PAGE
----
Monday, 31 August 2009

OUP - an expression of excitement

I've been sorting through my shelves here in Somerset, and have managed to get rid of about 25 books - aren't you proud of me? That's about 2% of them. Ten or so were duplicates, but that's still a fair few wrenched from my grasp, for various reasons... Our Vicar and Our Vicar's Wife were doing the same thing with their shelves, and discarded quite a few duplicates (does anybody need four editions of Sense and Sensibility, one asks oneself?)

Anyway. This has suddenly become less impressive when you realise that I've just had a lovely box of books from Oxford University Press to review. Kirsty (blogger at Other Stories when she's not working for OUP) sent me a catalogue and asked whether I'd like anything... so of course I sent it back, saying "No, thanks, nothing I like there..." Oh wait, no, that's the exact opposite of what I did. I sent an enormous list, telling her to stop reading it when it got ridiculous (you don't want to ask less than you can get, do you?) and she sent me most of them. Here they are...


I'll be writing about them individually, bit by bit, but I thought I should bring them all to your attention now. I didn't much like the old Oxford World's Classics before, but since they've revamped the way they publish, I am absolutely in love with them. I bought most of the Virginia Woolf editions back here, and now I have all these beautiful books to read through as well:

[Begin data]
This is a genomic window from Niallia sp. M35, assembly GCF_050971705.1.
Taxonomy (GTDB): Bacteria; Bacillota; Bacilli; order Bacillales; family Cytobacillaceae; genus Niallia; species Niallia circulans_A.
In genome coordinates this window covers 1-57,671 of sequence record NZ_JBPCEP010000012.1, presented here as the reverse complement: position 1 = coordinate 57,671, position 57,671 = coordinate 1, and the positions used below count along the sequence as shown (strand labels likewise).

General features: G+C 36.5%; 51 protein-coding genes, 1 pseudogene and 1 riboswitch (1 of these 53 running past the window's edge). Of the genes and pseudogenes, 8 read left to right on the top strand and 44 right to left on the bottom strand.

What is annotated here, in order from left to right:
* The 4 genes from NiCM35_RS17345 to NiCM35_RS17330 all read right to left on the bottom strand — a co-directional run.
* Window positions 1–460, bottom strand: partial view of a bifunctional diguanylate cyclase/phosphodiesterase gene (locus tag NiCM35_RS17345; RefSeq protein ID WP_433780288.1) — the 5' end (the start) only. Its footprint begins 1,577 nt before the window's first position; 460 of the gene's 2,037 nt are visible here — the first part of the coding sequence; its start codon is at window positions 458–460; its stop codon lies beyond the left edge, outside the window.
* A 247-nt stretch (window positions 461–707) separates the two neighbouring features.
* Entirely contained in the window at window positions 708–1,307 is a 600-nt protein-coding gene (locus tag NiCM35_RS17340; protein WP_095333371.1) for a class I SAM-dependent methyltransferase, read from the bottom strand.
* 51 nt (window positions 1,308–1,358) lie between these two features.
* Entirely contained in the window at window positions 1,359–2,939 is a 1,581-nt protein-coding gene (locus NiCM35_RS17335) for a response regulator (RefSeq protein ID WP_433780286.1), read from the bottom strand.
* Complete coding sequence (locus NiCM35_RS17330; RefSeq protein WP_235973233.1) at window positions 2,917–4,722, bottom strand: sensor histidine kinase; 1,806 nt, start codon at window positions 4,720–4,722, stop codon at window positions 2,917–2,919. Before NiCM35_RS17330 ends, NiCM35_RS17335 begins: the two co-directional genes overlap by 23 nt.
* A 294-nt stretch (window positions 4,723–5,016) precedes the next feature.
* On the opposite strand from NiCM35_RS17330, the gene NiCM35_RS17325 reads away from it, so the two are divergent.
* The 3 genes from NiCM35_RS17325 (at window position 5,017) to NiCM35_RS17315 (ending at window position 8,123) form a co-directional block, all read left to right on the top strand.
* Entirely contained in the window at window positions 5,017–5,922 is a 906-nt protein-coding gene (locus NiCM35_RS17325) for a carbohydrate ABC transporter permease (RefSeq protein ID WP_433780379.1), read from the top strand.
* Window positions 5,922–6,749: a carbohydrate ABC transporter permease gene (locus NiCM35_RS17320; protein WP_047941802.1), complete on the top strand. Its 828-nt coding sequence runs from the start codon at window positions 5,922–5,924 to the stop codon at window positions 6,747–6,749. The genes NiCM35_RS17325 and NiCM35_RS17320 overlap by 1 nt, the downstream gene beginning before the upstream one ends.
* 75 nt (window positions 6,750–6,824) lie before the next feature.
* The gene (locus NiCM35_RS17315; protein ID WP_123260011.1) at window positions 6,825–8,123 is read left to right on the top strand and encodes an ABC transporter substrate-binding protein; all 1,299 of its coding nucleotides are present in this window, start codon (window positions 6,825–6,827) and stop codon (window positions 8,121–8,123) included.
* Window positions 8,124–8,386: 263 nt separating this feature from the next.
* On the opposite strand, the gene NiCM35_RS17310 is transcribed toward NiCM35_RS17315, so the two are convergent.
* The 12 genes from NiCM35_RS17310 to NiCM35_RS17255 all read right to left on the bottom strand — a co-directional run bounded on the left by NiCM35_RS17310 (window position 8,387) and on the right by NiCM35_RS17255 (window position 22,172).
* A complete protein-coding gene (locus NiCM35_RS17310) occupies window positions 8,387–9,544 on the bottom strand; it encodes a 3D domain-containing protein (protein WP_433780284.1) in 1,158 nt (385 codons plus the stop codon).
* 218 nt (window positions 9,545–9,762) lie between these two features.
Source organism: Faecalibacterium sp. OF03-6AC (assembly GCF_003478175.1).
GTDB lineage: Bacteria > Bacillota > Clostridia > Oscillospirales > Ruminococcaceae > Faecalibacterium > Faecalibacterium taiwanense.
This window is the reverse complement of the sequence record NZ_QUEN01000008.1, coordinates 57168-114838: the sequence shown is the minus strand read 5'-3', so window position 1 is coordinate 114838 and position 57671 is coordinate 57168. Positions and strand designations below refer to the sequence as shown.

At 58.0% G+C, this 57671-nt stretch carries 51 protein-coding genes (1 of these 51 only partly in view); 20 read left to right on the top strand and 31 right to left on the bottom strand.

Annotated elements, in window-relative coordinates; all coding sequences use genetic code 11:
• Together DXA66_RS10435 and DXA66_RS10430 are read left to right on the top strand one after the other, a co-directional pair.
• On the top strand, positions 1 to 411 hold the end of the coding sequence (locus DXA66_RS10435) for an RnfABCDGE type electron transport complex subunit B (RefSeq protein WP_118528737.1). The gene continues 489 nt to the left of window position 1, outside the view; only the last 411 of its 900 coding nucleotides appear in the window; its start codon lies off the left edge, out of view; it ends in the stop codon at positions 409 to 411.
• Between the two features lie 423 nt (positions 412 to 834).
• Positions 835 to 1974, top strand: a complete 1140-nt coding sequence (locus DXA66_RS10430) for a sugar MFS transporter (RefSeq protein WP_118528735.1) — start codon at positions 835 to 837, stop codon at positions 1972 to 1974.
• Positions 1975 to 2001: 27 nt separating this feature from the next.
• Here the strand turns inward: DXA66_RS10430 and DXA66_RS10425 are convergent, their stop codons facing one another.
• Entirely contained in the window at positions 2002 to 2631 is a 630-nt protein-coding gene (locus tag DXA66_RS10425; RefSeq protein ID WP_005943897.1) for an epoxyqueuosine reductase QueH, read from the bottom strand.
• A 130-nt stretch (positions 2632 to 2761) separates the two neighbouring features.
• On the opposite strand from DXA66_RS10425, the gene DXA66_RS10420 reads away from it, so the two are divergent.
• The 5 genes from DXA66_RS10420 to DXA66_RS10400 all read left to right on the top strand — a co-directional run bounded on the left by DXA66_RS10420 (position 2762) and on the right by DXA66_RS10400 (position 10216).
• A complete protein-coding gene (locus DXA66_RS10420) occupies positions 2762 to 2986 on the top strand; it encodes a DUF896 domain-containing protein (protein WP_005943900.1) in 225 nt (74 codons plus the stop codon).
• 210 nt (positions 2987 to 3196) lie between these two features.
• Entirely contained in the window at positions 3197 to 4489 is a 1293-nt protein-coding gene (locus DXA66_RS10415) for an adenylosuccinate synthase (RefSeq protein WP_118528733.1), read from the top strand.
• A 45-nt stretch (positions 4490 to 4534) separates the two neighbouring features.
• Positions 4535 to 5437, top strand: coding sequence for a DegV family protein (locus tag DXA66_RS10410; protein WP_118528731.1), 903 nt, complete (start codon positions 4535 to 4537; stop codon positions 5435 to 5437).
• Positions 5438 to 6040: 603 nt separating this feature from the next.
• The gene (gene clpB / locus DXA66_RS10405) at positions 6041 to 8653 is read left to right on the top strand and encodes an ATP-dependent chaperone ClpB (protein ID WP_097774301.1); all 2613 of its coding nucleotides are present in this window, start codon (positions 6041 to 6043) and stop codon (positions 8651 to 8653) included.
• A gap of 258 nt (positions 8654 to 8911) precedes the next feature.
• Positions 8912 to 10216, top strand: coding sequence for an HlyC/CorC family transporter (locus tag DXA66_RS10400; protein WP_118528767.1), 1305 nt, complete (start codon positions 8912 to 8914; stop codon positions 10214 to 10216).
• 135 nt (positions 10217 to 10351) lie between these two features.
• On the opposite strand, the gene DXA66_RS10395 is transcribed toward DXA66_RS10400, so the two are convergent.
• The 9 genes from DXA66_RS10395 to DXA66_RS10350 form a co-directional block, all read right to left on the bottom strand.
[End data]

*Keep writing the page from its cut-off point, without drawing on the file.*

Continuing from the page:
New Grub Street - George Gissing
Casting The Runes - M.R. James
The Mayor of Casterbridge - Thomas Hardy
The Mark on the Wall and other stories - Virginia Woolf
Much Ado About Nothing - William Shakespeare
Married Love - Marie Stopes
Selected Stories - Katherine Mansfield
The Yellow Wallpaper and other stories - Charlotte Perkins Gilman
The Years - Virginia Woolf
Cecilia - Fanny Burney
Camilla - Fanny Burney


Not pictured, because I put them in a different pile, are a new edition of the Alice books by Lewis Carroll, and A Very Short Introduction to Biography by Hermione Lee.